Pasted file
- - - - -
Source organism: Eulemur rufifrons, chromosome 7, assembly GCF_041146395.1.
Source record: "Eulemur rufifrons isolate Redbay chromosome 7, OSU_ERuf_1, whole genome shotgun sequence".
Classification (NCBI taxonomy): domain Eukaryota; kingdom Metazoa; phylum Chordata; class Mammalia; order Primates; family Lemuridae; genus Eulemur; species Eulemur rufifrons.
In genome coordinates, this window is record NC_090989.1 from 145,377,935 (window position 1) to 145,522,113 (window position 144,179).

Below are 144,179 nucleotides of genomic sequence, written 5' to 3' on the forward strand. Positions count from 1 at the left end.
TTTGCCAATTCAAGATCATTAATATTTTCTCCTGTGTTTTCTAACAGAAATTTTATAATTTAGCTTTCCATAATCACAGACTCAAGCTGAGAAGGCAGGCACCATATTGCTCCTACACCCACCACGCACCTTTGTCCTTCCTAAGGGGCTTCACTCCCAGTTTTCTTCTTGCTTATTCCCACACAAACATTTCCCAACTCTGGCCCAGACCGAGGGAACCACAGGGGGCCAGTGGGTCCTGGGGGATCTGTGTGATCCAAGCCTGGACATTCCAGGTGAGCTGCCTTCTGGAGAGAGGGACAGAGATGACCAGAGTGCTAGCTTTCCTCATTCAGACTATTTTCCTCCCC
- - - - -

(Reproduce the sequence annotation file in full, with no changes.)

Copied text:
Source organism: Eulemur rufifrons, chromosome 7, assembly GCF_041146395.1.
Source record: "Eulemur rufifrons isolate Redbay chromosome 7, OSU_ERuf_1, whole genome shotgun sequence".
Classification (NCBI taxonomy): domain Eukaryota; kingdom Metazoa; phylum Chordata; class Mammalia; order Primates; family Lemuridae; genus Eulemur; species Eulemur rufifrons.
In genome coordinates, this window is record NC_090989.1 from 145,377,935 (window position 1) to 145,522,113 (window position 144,179).

Below are 144,179 nucleotides of genomic sequence, written 5' to 3' on the forward strand. Positions count from 1 at the left end.
TTTGCCAATTCAAGATCATTAATATTTTCTCCTGTGTTTTCTAACAGAAATTTTATAATTTAGCTTTCCATAATCACAGACTCAAGCTGAGAAGGCAGGCACCATATTGCTCCTACACCCACCACGCACCTTTGTCCTTCCTAAGGGGCTTCACTCCCAGTTTTCTTCTTGCTTATTCCCACACAAACATTTCCCAACTCTGGCCCAGACCGAGGGAACCACAGGGGGCCAGTGGGTCCTGGGGGATCTGTGTGATCCAAGCCTGGACATTCCAGGTGAGCTGCCTTCTGGAGAGAGGGACAGAGATGACCAGAGTGCTAGCTTTCCTCATTCAGACTATTTTCCTCCCC